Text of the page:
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City of Hanford Settles Brain-Injury Car Accident Claim


The city of Hanford recently agreed to a $15 million settlement in the traumatic brain injury auto accident case of 14-year-old Christopher Chan, according to the Hanford Sentinel. Christopher suffered the horrendous injury as the result of a bicycle vs. automobile accident May 31, 2005 at the Hanford street intersection of 11th Avenue and Pepper Drive.

Jupiter Chan, Christopher’s father, represented by Bisnar Chase Personal Injury Attorneys had sued the city alleging that the municipality knew the street intersection was dangerous, agreed to fix it the dangerous condition and then did not act to correct the problem. The intersection posed a hazard to school children who cross the intersection twice daily on their way to and from school. As of last week, the Hanford has still taken no visible action to make the intersection safe for school children.

The city of Hanford agreed to our settlement terms a week before the case was set to begin a jury trial. The settlement provided up front cash to pay past medical and care expenses, equipment and home modifications Christopher needs now, attorneys’ fees and litigation expenses. The agreement also calls for the reminder of the money to be paid periodically into a trust for Christopher, administered by court appointed conservators, for the rest of Christopher’s life to cover the 24/7/365 care he needs for the rest of his life.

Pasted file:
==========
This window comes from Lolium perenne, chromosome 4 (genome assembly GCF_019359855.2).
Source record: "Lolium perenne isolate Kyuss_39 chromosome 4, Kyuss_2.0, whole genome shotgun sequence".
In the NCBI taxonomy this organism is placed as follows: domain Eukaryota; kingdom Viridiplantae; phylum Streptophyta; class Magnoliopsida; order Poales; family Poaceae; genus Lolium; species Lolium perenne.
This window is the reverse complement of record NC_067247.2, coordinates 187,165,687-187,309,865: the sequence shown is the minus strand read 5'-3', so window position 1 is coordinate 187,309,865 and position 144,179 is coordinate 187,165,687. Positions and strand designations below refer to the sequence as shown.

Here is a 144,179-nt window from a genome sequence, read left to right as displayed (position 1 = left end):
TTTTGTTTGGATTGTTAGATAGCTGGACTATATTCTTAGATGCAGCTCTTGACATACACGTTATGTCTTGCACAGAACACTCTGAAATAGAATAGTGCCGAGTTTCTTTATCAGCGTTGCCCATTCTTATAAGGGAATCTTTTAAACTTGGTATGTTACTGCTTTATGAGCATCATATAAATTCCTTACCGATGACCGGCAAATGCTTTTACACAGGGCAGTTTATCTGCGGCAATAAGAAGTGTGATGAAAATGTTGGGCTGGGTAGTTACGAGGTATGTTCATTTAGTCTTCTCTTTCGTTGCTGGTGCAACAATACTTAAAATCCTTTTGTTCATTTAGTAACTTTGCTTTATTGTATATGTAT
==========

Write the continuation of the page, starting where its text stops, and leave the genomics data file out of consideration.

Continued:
This case should serve as a warning to other municipalities and governmental agencies. As our trial attorney Brian Chase said in press interviews, this is a tragedy that should have been prevented. A traumatic brain injury has wiped out Christopher’s future. This would not have happened had Hanford’s elected officials attended to the dangerous conditions at the intersection, which caused our client’s severe injuries.

Who is responsible for a dangerous intersection accident? California’s Government Code section 835 clearly states a public entity is liable for injuries caused by the condition of a public property when the injured person proves that there was a dangerous condition on the property at the time of the injury; the injury was caused by that dangerous condition; and the dangerous condition created a reasonably foreseeable risk of injury of the kind that occurred.

It is our hope that the City officials of Hanford and other governmental agencies responsible for California roadways see this case as a wake-up call. Sure it would have cost thousands of dollars to make this intersection safe. Whatever amount it would have cost, it was a lot less expensive than the millions it cost the city to settle this case and the quality of life it cost Christopher and his family.

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